Myth #3 – Couples should have the same risk appetite.

Reality: Can you guess which couples typically lose a lot of money speculating in assets they don’t understand? The risk-enthusiast married to another risk-enthusiast. On the flip side, the excessively conservative couple happily loses their purchasing power to inflation while humming “cash is king.” 4 The only thing more dangerous than one investor with bad behaviors is two.

Instead, different levels of risk tolerance tend to make for a well-balanced investment plan. Avoiding financial groupthink at home can help eliminate some of the blind spots that can set a family back financially. There’s an invaluable benefit to one spouse always asking “Why?” before pulling the trigger on investment decisions. Yes, having different views on risk may slow things down a bit but, in the end, it typically leads to better financial decisions.

At Social Impact Financial, our advisors have significant experience helping couples make smart financial decisions and leave a lasting legacy. We work to understand each spouse’s challenges, goals and risk tolerance as we develop a customized financial plan specifically designed to help you achieve your shared vision for the future and support the causes you care most about.

Social Impact Financial is a specialty practice of Creative Planning. Each of our dedicated teams specializes in socially responsible investing and includes an attorney, a CPA and a CERTIFIED FINANCIAL PLANNER™ practitioner. If you’re ready to begin building your financial future, please schedule a call.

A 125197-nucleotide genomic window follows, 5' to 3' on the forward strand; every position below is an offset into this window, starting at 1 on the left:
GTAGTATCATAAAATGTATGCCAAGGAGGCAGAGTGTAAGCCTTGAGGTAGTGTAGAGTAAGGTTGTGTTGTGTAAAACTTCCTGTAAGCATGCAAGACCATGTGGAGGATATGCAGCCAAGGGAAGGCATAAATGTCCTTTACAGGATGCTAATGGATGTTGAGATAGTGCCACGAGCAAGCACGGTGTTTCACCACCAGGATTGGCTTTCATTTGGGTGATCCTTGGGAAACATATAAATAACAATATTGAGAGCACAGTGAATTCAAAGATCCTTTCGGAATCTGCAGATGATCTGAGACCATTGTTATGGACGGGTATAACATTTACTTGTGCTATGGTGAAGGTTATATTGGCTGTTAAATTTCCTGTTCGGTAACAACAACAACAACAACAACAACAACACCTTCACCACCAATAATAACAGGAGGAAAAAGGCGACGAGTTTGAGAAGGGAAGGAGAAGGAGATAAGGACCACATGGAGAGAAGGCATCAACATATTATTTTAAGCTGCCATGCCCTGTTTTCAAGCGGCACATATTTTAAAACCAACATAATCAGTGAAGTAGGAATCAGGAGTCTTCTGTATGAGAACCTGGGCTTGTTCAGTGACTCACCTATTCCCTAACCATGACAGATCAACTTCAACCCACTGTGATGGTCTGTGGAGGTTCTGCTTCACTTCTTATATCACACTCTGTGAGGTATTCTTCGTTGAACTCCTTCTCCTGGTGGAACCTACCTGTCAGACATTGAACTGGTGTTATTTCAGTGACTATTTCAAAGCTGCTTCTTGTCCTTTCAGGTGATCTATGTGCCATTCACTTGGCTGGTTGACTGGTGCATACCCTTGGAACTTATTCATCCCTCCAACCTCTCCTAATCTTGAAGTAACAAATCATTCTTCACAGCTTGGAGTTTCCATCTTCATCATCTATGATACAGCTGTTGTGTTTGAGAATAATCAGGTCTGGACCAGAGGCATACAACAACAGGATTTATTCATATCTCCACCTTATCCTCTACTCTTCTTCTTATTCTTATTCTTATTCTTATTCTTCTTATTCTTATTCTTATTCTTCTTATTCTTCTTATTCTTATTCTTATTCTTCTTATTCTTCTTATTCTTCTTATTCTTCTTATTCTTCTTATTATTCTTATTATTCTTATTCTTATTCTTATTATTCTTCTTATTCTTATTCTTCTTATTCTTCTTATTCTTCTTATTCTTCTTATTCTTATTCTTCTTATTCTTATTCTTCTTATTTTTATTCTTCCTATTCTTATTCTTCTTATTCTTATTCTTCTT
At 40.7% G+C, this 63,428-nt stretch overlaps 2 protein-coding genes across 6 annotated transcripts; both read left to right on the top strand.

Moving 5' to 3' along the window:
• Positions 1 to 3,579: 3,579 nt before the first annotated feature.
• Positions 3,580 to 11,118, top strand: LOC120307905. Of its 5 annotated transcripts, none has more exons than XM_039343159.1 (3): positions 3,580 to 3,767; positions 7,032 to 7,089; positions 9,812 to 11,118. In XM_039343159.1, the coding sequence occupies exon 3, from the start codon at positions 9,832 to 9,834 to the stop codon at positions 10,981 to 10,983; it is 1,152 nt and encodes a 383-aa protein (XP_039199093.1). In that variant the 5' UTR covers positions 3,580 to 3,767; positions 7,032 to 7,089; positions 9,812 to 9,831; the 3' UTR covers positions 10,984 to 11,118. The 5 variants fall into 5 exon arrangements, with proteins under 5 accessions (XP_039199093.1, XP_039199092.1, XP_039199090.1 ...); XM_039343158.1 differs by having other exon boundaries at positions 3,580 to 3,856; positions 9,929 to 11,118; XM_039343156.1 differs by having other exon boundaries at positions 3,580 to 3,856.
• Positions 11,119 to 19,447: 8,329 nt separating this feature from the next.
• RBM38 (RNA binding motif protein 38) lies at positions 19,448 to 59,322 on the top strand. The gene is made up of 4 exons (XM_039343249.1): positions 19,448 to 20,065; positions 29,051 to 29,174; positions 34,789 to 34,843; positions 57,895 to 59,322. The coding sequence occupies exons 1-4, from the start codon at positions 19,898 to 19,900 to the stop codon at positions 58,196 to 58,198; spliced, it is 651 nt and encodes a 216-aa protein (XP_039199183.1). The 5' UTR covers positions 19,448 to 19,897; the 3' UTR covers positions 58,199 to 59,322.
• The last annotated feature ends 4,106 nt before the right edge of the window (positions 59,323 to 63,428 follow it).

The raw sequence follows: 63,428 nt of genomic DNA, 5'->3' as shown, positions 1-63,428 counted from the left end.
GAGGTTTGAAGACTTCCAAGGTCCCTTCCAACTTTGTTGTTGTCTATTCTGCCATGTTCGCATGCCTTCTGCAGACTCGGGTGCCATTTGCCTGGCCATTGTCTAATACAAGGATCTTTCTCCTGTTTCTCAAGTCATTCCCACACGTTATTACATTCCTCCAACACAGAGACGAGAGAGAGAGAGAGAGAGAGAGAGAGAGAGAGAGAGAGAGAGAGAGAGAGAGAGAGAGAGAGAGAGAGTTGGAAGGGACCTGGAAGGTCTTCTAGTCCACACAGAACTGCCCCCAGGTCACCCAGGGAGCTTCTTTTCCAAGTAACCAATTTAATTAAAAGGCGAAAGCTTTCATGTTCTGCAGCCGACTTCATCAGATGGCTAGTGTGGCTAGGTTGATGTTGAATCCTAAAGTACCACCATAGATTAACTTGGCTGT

1 Yes, I am married.

2 If I had to guess, it’s a husband doing this between 83 percent to 86 percent of the time. Sorry men, but it’s true.

3 “You spend the first 20 years…accumulating all of this stuff. And then you’ll spend the next 20 years trying to get out of one thing after another to simplify your life.” This quote from our firm’s president, Peter Mallouk, sums it up well.

4 https://creativeplanning.com/blog/cash-is-king/

Andrew serves as a Wealth Manager, working directly with clients to develop and implement customized financial plans. Andrew’s approach is focused on continuous partnership with clients to define their relationship with their resources in order to truly understand and enhance the long-term impact it can have on their family, community and society. In doing so, he draws on the specialized expertise across the Creative Planning team, including investments and retirement planning, tax planning, risk management, charitable giving, employee benefits and estate planning.

This commentary is provided for general information purposes only and should not be construed as investment, tax or legal advice, and does not constitute an attorney/client relationship. Past performance of any market results is no assurance of future performance. The information contained herein has been obtained from sources deemed reliable but is not guaranteed.